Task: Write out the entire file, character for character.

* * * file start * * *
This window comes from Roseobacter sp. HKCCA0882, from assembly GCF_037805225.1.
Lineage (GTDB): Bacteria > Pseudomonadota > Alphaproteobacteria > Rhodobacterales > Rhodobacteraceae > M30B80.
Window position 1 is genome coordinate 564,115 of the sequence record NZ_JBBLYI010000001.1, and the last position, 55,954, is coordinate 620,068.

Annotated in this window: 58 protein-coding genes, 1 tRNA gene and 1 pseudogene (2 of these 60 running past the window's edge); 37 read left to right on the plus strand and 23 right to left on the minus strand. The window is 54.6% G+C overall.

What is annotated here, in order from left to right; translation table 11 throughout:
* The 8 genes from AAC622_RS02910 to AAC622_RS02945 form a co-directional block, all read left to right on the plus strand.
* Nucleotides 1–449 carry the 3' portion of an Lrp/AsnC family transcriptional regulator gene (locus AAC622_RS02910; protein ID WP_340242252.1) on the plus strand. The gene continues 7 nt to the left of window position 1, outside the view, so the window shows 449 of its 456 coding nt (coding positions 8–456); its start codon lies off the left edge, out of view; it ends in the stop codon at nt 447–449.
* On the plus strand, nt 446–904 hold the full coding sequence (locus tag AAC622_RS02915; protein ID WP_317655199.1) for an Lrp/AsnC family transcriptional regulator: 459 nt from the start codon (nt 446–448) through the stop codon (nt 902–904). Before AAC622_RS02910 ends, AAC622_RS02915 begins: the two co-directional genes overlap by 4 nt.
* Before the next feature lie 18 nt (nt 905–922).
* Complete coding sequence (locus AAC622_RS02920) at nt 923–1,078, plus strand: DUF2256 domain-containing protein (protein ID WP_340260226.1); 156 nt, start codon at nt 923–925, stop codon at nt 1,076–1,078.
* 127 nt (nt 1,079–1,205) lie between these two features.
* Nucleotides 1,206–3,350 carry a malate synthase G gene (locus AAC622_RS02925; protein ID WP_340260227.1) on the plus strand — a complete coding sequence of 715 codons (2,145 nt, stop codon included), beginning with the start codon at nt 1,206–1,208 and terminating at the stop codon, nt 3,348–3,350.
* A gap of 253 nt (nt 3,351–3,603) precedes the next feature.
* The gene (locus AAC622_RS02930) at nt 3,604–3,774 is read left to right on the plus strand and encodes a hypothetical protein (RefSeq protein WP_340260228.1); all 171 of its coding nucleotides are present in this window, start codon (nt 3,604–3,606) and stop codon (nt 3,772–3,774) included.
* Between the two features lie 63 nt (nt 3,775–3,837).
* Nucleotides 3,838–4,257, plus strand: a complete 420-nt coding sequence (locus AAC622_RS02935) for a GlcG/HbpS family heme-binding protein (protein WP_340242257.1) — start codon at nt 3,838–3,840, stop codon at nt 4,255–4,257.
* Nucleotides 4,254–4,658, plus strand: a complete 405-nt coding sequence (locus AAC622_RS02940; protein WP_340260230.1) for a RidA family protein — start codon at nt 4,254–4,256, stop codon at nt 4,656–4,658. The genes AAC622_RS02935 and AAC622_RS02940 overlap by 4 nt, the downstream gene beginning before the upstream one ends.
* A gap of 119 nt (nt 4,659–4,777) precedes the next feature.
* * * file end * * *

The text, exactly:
This window comes from Roseobacter sp. HKCCA0882, from assembly GCF_037805225.1.
Lineage (GTDB): Bacteria > Pseudomonadota > Alphaproteobacteria > Rhodobacterales > Rhodobacteraceae > M30B80.
Window position 1 is genome coordinate 564,115 of the sequence record NZ_JBBLYI010000001.1, and the last position, 55,954, is coordinate 620,068.

Annotated in this window: 58 protein-coding genes, 1 tRNA gene and 1 pseudogene (2 of these 60 running past the window's edge); 37 read left to right on the plus strand and 23 right to left on the minus strand. The window is 54.6% G+C overall.

What is annotated here, in order from left to right; translation table 11 throughout:
* The 8 genes from AAC622_RS02910 to AAC622_RS02945 form a co-directional block, all read left to right on the plus strand.
* Nucleotides 1–449 carry the 3' portion of an Lrp/AsnC family transcriptional regulator gene (locus AAC622_RS02910; protein ID WP_340242252.1) on the plus strand. The gene continues 7 nt to the left of window position 1, outside the view, so the window shows 449 of its 456 coding nt (coding positions 8–456); its start codon lies off the left edge, out of view; it ends in the stop codon at nt 447–449.
* On the plus strand, nt 446–904 hold the full coding sequence (locus tag AAC622_RS02915; protein ID WP_317655199.1) for an Lrp/AsnC family transcriptional regulator: 459 nt from the start codon (nt 446–448) through the stop codon (nt 902–904). Before AAC622_RS02910 ends, AAC622_RS02915 begins: the two co-directional genes overlap by 4 nt.
* Before the next feature lie 18 nt (nt 905–922).
* Complete coding sequence (locus AAC622_RS02920) at nt 923–1,078, plus strand: DUF2256 domain-containing protein (protein ID WP_340260226.1); 156 nt, start codon at nt 923–925, stop codon at nt 1,076–1,078.
* 127 nt (nt 1,079–1,205) lie between these two features.
* Nucleotides 1,206–3,350 carry a malate synthase G gene (locus AAC622_RS02925; protein ID WP_340260227.1) on the plus strand — a complete coding sequence of 715 codons (2,145 nt, stop codon included), beginning with the start codon at nt 1,206–1,208 and terminating at the stop codon, nt 3,348–3,350.
* A gap of 253 nt (nt 3,351–3,603) precedes the next feature.
* The gene (locus AAC622_RS02930) at nt 3,604–3,774 is read left to right on the plus strand and encodes a hypothetical protein (RefSeq protein WP_340260228.1); all 171 of its coding nucleotides are present in this window, start codon (nt 3,604–3,606) and stop codon (nt 3,772–3,774) included.
* Between the two features lie 63 nt (nt 3,775–3,837).
* Nucleotides 3,838–4,257, plus strand: a complete 420-nt coding sequence (locus AAC622_RS02935) for a GlcG/HbpS family heme-binding protein (protein WP_340242257.1) — start codon at nt 3,838–3,840, stop codon at nt 4,255–4,257.
* Nucleotides 4,254–4,658, plus strand: a complete 405-nt coding sequence (locus AAC622_RS02940; protein WP_340260230.1) for a RidA family protein — start codon at nt 4,254–4,256, stop codon at nt 4,656–4,658. The genes AAC622_RS02935 and AAC622_RS02940 overlap by 4 nt, the downstream gene beginning before the upstream one ends.
* A gap of 119 nt (nt 4,659–4,777) precedes the next feature.